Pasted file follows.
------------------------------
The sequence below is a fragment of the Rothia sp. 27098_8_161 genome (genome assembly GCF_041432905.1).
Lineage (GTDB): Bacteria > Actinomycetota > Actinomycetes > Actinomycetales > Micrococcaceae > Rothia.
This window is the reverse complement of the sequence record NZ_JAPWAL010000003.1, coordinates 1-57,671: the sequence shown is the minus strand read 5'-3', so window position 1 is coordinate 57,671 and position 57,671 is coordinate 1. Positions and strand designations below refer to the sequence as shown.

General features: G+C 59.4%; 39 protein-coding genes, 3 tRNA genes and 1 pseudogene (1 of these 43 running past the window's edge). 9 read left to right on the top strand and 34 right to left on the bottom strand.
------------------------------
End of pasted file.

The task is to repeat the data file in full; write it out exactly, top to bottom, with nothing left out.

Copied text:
The sequence below is a fragment of the Rothia sp. 27098_8_161 genome (genome assembly GCF_041432905.1).
Lineage (GTDB): Bacteria > Actinomycetota > Actinomycetes > Actinomycetales > Micrococcaceae > Rothia.
This window is the reverse complement of the sequence record NZ_JAPWAL010000003.1, coordinates 1-57,671: the sequence shown is the minus strand read 5'-3', so window position 1 is coordinate 57,671 and position 57,671 is coordinate 1. Positions and strand designations below refer to the sequence as shown.

General features: G+C 59.4%; 39 protein-coding genes, 3 tRNA genes and 1 pseudogene (1 of these 43 running past the window's edge). 9 read left to right on the top strand and 34 right to left on the bottom strand.